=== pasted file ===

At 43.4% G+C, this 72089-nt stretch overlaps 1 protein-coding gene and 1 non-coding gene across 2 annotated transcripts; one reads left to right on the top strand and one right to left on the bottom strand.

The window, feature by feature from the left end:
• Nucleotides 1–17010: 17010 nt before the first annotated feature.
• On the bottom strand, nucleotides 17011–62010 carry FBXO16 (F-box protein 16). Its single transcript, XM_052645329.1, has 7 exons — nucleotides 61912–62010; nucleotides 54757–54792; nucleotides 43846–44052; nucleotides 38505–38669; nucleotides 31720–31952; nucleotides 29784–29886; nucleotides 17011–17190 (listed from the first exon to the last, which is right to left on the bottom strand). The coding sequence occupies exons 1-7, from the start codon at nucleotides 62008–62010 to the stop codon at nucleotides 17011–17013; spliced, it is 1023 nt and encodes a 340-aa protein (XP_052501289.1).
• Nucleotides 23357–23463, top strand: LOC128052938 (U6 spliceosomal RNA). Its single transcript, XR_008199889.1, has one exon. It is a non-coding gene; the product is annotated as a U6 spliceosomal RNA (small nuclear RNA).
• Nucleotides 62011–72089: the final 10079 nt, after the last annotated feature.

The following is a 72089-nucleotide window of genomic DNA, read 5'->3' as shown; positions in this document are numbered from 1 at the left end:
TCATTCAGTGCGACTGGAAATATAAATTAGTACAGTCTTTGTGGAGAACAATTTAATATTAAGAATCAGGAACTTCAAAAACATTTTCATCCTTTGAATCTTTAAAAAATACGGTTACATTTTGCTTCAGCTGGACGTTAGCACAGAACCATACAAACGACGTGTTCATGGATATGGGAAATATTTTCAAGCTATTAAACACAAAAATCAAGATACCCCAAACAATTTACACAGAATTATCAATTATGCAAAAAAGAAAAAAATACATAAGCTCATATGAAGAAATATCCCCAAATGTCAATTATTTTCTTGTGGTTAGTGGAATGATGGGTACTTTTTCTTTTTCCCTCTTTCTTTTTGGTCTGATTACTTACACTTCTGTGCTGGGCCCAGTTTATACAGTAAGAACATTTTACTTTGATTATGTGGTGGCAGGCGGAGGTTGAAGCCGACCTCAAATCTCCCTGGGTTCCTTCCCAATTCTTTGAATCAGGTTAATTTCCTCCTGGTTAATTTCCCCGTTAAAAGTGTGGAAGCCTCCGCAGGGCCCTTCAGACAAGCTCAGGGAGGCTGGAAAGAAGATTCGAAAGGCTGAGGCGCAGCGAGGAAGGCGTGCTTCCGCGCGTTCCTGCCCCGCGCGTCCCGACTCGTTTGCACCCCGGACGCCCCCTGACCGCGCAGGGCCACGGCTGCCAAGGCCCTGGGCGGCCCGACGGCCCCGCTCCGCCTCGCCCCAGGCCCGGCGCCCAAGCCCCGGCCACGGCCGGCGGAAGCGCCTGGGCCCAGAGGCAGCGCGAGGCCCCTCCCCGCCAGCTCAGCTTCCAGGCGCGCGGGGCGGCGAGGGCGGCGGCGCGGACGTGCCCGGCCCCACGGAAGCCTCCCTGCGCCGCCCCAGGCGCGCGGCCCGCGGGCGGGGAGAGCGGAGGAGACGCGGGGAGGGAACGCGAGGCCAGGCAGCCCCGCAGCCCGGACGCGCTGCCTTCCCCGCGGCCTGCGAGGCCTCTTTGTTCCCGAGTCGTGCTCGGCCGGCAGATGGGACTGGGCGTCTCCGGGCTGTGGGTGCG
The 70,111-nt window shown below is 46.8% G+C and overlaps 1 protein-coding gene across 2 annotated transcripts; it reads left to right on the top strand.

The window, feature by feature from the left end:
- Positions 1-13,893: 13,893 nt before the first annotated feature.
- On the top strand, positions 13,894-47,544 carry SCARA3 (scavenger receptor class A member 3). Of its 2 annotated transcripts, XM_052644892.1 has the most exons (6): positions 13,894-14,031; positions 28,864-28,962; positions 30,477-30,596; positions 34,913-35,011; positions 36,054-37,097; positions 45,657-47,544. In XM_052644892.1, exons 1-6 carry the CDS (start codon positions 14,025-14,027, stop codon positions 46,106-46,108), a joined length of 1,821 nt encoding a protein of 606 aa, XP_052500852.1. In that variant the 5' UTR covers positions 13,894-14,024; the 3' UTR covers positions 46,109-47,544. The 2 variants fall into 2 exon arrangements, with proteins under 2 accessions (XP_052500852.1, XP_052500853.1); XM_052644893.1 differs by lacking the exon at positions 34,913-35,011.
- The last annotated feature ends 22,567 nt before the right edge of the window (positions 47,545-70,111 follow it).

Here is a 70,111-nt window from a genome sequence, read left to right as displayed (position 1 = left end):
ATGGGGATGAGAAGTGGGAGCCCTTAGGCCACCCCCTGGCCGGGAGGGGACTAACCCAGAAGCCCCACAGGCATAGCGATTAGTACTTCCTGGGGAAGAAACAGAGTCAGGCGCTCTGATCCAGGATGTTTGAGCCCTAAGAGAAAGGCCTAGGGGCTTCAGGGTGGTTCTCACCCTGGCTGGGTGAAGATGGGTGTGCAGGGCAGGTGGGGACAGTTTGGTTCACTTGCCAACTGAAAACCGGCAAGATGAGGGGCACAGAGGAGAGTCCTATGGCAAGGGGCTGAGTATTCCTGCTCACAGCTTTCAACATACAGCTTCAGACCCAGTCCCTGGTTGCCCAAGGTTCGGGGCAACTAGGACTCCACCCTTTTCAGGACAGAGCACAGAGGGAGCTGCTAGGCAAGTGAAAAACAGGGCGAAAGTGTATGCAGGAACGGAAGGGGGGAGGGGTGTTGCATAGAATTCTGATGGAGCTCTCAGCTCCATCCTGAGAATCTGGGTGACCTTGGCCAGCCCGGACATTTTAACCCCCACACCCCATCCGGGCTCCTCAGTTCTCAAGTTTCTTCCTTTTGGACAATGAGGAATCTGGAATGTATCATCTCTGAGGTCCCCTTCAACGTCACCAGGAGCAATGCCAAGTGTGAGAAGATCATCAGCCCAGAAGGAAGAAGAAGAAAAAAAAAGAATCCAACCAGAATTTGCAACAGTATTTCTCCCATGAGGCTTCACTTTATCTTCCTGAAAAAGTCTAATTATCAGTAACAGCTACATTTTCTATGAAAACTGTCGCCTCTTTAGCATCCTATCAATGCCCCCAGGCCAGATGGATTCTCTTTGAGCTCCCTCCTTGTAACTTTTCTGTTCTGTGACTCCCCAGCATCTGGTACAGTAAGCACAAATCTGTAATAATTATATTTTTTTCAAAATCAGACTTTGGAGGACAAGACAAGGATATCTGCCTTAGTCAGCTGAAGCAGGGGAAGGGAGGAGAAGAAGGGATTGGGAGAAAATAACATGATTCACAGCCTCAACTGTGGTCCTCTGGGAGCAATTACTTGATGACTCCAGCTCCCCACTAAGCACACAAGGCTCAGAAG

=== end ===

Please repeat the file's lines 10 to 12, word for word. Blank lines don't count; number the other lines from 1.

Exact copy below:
The window, feature by feature from the left end:
- Positions 1-13,893: 13,893 nt before the first annotated feature.
- On the top strand, positions 13,894-47,544 carry SCARA3 (scavenger receptor class A member 3). Of its 2 annotated transcripts, XM_052644892.1 has the most exons (6): positions 13,894-14,031; positions 28,864-28,962; positions 30,477-30,596; positions 34,913-35,011; positions 36,054-37,097; positions 45,657-47,544. In XM_052644892.1, exons 1-6 carry the CDS (start codon positions 14,025-14,027, stop codon positions 46,106-46,108), a joined length of 1,821 nt encoding a protein of 606 aa, XP_052500852.1. In that variant the 5' UTR covers positions 13,894-14,024; the 3' UTR covers positions 46,109-47,544. The 2 variants fall into 2 exon arrangements, with proteins under 2 accessions (XP_052500852.1, XP_052500853.1); XM_052644893.1 differs by lacking the exon at positions 34,913-35,011.